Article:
Illuminations: Fun with Pattern Block Fractions

# Fun with Pattern Block Fractions

## Virtual Pattern Blocks

 Students use virtual pattern blocks to problem solve and reason with fractions. They investigate relationships between parts and wholes using another representation of a region model, virtual fractions. Students use conversation to explain their understandings in order to extend and clarify their mathematical content knowledge.

### Learning Objectives

 Students will: demonstrate understanding that a fraction is part of a whole identify fraction relationships

### Materials

 Patch Tool Region Relationships 1 Activity Sheet (new, blank copy for each student)

### Instructional Plan

 Explain to students that they will the Patch tool to model part-whole relationships. The directions for using the tool should be reviewed prior to this lesson. The students may need to be guided in how to drag the pattern blocks to the work area. When making comparisons, the students can drag one pattern block on top of another one to compare the area of the region. If your technological resources are limited, you can also create and print pattern block activity sheets using the Dynamic Paper tool. Pattern blocks can be found under the Shapes tab. Have students work in pairs using the Web-based pattern blocks to explore relationships among the four shapes. Use the same Guiding Questions found in Lesson One. This will facilitate exploration with a new tool, help the students focus on the mathematical concepts demonstrated with this region model, and reinforce the content of the previous lesson, Investigating with Pattern Blocks. The students should use the virtual pattern blocks to answer the questions. Provide students with a new, blank copy of the Region Relationships 1 activity sheet and ask them to complete it. Encourage students to discuss various options with their partner. This allows students to articulate their understandings, making them available for discussion, clarification, and extension.

### Questions for Students

 Is there a way to represent the red trapezoid using blue and green pattern blocks? Can you cover the red trapezoid using only one color? What does this tell us about the relationship between the blue rhombus and the green triangle? [The trapezoid can be covered with one green triangle and one blue rhombus, or it can be covered with three green triangles. Consequently, there are two green triangles in one blue rhombus.] Are there other ways to represent various pattern blocks (for example, the yellow hexagon) using more than one color pattern block? [The students should be lead in a discussion of the relationships inherent in these representations.]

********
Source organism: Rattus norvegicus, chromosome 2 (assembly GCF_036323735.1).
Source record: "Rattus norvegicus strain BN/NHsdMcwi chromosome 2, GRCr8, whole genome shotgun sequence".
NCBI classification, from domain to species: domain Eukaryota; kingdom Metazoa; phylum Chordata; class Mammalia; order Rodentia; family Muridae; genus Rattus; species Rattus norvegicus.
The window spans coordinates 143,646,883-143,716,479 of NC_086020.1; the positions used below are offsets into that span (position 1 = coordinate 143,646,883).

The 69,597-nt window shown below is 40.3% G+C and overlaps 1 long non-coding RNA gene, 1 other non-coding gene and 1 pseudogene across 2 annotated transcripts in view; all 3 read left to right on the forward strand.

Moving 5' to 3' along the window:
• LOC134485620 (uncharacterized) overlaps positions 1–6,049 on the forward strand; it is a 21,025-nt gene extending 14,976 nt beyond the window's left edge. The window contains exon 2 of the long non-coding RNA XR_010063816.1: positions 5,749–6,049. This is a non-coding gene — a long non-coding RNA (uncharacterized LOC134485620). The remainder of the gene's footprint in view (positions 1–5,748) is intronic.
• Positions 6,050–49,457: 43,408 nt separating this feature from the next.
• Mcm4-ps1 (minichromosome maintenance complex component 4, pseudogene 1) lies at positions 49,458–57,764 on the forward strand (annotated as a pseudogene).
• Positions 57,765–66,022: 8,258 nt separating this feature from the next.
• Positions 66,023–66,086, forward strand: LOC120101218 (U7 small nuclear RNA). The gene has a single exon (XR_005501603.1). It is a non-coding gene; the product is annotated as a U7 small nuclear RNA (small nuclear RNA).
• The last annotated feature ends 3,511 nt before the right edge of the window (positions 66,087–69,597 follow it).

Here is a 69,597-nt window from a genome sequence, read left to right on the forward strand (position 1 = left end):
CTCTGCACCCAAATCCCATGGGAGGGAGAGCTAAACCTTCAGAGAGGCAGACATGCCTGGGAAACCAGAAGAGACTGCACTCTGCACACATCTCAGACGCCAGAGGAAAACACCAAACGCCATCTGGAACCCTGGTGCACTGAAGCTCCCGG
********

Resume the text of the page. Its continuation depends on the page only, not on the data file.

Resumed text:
### Assessment Options

 At this stage of the unit, it is important to know whether the students can do the following: understand that a fraction is part of a whole state the relationship between the pattern block shapes [e.g., that there are three triangles in one red trapezoid] The students' recordings can be used to make instructional decisions about their understanding of fraction relationships. Because this entire unit deals with relationships, areas needing additional work can be developed during subsequent lessons. You may choose to use the Class Notes recording sheet to make anecdotal notes about the students' understanding and use those notes to guide your instructional planning.

### Teacher Reflection

 Which students understand that a fraction is part of a whole? What activities are appropriate for those students who have not yet developed this understanding? Which students/groups can articulate the relationship between the pattern block shapes? What activities are appropriate for those students who have not yet developed this understanding? What parts of the lesson went smoothly? What parts should be modified for the future?

### NCTM Standards and Expectations

 Number & Operations 3-5Develop understanding of fractions as parts of unit wholes, as parts of a collection, as locations on number lines, and as divisions of whole numbers. Recognize and generate equivalent forms of commonly used fractions, decimals, and percents. Use models, benchmarks, and equivalent forms to judge the size of fractions.
 This lesson prepared by Tracy Y. Hargrove.

1 period

### Activities

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